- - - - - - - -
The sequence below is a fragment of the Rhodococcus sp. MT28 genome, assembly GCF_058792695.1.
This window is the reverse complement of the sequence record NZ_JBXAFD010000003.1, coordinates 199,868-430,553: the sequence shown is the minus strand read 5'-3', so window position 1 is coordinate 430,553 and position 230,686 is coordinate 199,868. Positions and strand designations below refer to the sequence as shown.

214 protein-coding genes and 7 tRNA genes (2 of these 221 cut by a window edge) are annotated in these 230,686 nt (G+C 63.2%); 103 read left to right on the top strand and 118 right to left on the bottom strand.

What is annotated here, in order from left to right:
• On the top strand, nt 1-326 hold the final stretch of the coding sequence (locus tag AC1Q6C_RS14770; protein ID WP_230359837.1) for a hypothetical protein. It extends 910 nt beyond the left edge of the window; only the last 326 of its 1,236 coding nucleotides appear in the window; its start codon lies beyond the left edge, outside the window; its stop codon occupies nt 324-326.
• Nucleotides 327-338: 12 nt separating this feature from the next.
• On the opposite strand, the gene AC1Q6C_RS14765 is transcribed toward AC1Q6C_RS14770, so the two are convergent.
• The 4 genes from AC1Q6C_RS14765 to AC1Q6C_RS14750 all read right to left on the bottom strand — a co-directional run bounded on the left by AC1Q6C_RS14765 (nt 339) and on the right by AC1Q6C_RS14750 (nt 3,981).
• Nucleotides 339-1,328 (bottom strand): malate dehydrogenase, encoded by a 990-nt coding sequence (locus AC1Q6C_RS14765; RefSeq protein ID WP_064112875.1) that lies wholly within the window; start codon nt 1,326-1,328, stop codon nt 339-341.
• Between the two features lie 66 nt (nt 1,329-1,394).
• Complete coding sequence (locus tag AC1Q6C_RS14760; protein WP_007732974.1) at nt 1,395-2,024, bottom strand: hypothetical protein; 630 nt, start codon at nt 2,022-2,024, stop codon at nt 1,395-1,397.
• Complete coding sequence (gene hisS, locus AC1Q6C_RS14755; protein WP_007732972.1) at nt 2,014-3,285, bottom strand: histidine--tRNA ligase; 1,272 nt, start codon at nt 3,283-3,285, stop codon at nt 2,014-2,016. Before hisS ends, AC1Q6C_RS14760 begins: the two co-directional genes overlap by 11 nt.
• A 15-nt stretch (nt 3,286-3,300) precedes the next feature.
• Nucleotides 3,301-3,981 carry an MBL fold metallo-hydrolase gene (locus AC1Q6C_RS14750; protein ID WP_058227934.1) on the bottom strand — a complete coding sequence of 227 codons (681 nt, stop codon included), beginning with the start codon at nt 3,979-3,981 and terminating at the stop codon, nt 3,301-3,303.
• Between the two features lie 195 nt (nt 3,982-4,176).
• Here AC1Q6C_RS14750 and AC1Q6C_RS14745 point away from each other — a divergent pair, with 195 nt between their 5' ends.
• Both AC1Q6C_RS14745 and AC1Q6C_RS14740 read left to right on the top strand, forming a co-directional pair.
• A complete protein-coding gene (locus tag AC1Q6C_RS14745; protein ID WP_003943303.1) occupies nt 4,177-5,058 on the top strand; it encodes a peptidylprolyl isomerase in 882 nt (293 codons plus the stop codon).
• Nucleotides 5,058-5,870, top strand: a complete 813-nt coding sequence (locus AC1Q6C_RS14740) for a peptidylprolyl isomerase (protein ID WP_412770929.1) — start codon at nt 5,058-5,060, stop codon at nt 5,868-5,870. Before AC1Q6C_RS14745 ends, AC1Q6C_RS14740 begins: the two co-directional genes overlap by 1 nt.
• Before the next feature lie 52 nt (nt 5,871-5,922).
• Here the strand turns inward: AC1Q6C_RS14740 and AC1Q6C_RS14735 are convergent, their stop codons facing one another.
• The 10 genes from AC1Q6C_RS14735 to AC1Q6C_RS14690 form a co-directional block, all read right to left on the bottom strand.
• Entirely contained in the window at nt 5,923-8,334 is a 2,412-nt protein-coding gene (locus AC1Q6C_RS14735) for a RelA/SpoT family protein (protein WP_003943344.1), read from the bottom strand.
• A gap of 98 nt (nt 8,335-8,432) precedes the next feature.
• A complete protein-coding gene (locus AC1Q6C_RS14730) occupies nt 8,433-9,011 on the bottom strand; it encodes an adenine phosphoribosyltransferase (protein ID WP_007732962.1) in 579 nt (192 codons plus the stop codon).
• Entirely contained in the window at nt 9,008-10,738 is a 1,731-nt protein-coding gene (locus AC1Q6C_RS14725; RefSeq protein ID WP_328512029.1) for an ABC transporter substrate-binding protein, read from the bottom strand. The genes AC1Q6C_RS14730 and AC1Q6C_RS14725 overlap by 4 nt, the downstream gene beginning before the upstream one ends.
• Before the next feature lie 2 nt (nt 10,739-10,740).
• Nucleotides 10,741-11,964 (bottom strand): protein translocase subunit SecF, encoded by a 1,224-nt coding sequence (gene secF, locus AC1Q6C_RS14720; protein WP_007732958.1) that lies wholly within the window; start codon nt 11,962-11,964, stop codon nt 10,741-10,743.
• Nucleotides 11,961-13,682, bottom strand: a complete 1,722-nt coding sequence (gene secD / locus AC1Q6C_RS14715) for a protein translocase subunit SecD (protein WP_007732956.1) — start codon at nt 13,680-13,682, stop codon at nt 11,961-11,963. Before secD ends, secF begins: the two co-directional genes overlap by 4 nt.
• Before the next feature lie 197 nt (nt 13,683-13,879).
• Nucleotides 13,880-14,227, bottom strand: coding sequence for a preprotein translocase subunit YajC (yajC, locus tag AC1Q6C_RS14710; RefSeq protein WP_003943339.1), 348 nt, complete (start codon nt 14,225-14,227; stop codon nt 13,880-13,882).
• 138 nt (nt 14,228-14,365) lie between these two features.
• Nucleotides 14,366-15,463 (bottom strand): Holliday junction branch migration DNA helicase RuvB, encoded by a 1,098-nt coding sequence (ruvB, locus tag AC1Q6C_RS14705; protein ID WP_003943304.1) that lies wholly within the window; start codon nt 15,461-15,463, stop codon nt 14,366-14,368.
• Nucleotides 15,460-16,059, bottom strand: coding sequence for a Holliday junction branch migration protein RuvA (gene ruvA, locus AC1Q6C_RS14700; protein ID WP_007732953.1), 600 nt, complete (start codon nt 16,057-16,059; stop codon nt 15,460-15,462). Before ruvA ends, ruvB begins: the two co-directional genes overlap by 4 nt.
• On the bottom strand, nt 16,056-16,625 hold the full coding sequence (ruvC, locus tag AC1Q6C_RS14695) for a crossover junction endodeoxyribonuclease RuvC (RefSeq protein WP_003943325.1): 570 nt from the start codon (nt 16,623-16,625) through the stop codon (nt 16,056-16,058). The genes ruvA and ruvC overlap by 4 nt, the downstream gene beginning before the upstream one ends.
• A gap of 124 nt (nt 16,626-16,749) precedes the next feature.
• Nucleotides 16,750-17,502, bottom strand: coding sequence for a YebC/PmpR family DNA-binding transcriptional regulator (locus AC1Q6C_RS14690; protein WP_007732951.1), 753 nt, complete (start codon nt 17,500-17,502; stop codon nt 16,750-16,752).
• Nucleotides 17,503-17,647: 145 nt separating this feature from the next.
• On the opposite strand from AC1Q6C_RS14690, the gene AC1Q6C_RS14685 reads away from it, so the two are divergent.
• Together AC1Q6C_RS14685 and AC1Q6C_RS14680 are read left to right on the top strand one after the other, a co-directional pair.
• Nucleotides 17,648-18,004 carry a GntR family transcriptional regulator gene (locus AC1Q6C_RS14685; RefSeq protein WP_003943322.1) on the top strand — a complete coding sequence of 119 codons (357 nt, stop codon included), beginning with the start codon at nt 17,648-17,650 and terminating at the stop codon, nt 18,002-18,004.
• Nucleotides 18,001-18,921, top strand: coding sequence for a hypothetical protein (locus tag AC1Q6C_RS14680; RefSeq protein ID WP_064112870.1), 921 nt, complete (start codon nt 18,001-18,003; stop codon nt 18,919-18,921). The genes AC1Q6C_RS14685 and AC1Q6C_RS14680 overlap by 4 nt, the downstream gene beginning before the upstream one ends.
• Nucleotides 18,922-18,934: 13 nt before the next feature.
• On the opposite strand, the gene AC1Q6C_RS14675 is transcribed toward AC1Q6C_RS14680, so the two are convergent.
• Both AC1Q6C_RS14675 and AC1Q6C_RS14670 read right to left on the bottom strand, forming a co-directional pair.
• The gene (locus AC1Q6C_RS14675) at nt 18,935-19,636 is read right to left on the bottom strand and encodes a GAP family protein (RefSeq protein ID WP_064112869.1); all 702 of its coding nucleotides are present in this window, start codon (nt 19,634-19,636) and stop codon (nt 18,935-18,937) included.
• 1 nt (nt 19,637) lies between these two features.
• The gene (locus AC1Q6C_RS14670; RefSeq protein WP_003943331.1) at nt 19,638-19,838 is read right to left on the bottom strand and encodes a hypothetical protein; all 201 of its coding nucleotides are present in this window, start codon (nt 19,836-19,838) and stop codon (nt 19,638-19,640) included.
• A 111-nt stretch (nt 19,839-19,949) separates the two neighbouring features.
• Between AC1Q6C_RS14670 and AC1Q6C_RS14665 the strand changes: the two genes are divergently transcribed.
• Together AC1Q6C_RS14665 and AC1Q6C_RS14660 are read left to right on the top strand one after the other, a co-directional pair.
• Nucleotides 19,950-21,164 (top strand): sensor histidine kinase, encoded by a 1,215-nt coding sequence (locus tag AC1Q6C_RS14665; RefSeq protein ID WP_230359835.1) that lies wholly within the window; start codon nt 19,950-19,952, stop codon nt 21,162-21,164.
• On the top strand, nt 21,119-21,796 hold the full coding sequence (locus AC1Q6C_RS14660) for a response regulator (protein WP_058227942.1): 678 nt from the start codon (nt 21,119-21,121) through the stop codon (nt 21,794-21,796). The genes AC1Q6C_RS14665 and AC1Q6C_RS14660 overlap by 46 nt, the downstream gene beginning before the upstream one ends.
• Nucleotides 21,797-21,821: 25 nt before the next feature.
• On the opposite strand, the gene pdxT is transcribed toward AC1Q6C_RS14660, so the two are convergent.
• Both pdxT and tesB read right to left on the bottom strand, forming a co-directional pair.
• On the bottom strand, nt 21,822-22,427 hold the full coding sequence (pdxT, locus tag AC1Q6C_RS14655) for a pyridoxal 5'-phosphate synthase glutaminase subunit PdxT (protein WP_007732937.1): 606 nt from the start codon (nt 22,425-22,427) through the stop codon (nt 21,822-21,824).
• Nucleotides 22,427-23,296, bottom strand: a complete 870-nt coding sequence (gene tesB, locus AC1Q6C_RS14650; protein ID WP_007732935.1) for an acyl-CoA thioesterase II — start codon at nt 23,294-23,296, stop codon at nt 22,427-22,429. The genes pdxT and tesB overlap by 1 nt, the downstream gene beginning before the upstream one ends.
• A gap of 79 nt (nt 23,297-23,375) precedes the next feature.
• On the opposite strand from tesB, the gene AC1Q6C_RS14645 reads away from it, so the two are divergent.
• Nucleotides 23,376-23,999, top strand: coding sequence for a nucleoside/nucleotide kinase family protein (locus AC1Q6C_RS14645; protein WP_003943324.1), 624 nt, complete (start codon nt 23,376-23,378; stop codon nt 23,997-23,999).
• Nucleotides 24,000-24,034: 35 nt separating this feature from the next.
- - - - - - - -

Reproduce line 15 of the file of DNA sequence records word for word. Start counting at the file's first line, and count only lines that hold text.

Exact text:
• Between the two features lie 195 nt (nt 3,982-4,176).